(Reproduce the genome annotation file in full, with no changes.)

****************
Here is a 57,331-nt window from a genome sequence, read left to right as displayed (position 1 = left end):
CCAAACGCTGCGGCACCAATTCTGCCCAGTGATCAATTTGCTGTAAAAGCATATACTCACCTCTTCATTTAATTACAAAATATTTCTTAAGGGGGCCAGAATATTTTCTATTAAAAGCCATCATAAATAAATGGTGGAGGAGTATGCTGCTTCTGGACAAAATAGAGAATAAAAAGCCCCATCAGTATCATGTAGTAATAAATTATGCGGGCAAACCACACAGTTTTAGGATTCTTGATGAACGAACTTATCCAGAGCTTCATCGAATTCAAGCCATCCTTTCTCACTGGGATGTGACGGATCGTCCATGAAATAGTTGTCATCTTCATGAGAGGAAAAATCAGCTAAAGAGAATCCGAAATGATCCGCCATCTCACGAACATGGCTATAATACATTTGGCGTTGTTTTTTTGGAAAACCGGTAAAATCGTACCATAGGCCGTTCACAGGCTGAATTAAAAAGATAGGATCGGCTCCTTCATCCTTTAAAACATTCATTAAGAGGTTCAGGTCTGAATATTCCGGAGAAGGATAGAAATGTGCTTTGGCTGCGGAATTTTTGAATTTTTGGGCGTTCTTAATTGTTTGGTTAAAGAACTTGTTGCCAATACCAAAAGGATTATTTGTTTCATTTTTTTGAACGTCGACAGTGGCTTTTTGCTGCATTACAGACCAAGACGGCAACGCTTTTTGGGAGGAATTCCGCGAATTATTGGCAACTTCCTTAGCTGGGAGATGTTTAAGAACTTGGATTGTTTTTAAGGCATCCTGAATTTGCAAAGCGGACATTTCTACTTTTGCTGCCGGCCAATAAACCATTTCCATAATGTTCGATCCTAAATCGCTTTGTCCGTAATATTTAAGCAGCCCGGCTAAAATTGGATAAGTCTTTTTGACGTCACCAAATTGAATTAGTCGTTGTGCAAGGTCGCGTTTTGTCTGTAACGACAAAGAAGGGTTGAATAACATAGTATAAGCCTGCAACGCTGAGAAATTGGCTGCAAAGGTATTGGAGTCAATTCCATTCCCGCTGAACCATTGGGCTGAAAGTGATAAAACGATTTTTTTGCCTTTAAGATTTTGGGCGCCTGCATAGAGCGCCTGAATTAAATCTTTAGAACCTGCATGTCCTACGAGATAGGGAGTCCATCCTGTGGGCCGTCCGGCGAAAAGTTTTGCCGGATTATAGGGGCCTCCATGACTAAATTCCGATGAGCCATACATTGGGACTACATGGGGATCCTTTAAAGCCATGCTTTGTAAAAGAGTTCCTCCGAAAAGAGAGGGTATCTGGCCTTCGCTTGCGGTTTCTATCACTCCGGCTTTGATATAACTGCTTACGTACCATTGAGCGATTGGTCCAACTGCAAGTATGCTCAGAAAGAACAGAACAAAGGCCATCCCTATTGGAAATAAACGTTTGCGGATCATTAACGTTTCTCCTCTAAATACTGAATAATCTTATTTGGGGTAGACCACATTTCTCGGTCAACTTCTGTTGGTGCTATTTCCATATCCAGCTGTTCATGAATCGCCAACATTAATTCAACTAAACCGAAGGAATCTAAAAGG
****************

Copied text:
Here is a 57,331-nt window from a genome sequence, read left to right as displayed (position 1 = left end):
CCAAACGCTGCGGCACCAATTCTGCCCAGTGATCAATTTGCTGTAAAAGCATATACTCACCTCTTCATTTAATTACAAAATATTTCTTAAGGGGGCCAGAATATTTTCTATTAAAAGCCATCATAAATAAATGGTGGAGGAGTATGCTGCTTCTGGACAAAATAGAGAATAAAAAGCCCCATCAGTATCATGTAGTAATAAATTATGCGGGCAAACCACACAGTTTTAGGATTCTTGATGAACGAACTTATCCAGAGCTTCATCGAATTCAAGCCATCCTTTCTCACTGGGATGTGACGGATCGTCCATGAAATAGTTGTCATCTTCATGAGAGGAAAAATCAGCTAAAGAGAATCCGAAATGATCCGCCATCTCACGAACATGGCTATAATACATTTGGCGTTGTTTTTTTGGAAAACCGGTAAAATCGTACCATAGGCCGTTCACAGGCTGAATTAAAAAGATAGGATCGGCTCCTTCATCCTTTAAAACATTCATTAAGAGGTTCAGGTCTGAATATTCCGGAGAAGGATAGAAATGTGCTTTGGCTGCGGAATTTTTGAATTTTTGGGCGTTCTTAATTGTTTGGTTAAAGAACTTGTTGCCAATACCAAAAGGATTATTTGTTTCATTTTTTTGAACGTCGACAGTGGCTTTTTGCTGCATTACAGACCAAGACGGCAACGCTTTTTGGGAGGAATTCCGCGAATTATTGGCAACTTCCTTAGCTGGGAGATGTTTAAGAACTTGGATTGTTTTTAAGGCATCCTGAATTTGCAAAGCGGACATTTCTACTTTTGCTGCCGGCCAATAAACCATTTCCATAATGTTCGATCCTAAATCGCTTTGTCCGTAATATTTAAGCAGCCCGGCTAAAATTGGATAAGTCTTTTTGACGTCACCAAATTGAATTAGTCGTTGTGCAAGGTCGCGTTTTGTCTGTAACGACAAAGAAGGGTTGAATAACATAGTATAAGCCTGCAACGCTGAGAAATTGGCTGCAAAGGTATTGGAGTCAATTCCATTCCCGCTGAACCATTGGGCTGAAAGTGATAAAACGATTTTTTTGCCTTTAAGATTTTGGGCGCCTGCATAGAGCGCCTGAATTAAATCTTTAGAACCTGCATGTCCTACGAGATAGGGAGTCCATCCTGTGGGCCGTCCGGCGAAAAGTTTTGCCGGATTATAGGGGCCTCCATGACTAAATTCCGATGAGCCATACATTGGGACTACATGGGGATCCTTTAAAGCCATGCTTTGTAAAAGAGTTCCTCCGAAAAGAGAGGGTATCTGGCCTTCGCTTGCGGTTTCTATCACTCCGGCTTTGATATAACTGCTTACGTACCATTGAGCGATTGGTCCAACTGCAAGTATGCTCAGAAAGAACAGAACAAAGGCCATCCCTATTGGAAATAAACGTTTGCGGATCATTAACGTTTCTCCTCTAAATACTGAATAATCTTATTTGGGGTAGACCACATTTCTCGGTCAACTTCTGTTGGTGCTATTTCCATATCCAGCTGTTCATGAATCGCCAACATTAATTCAACTAAACCGAAGGAATCTAAAAGG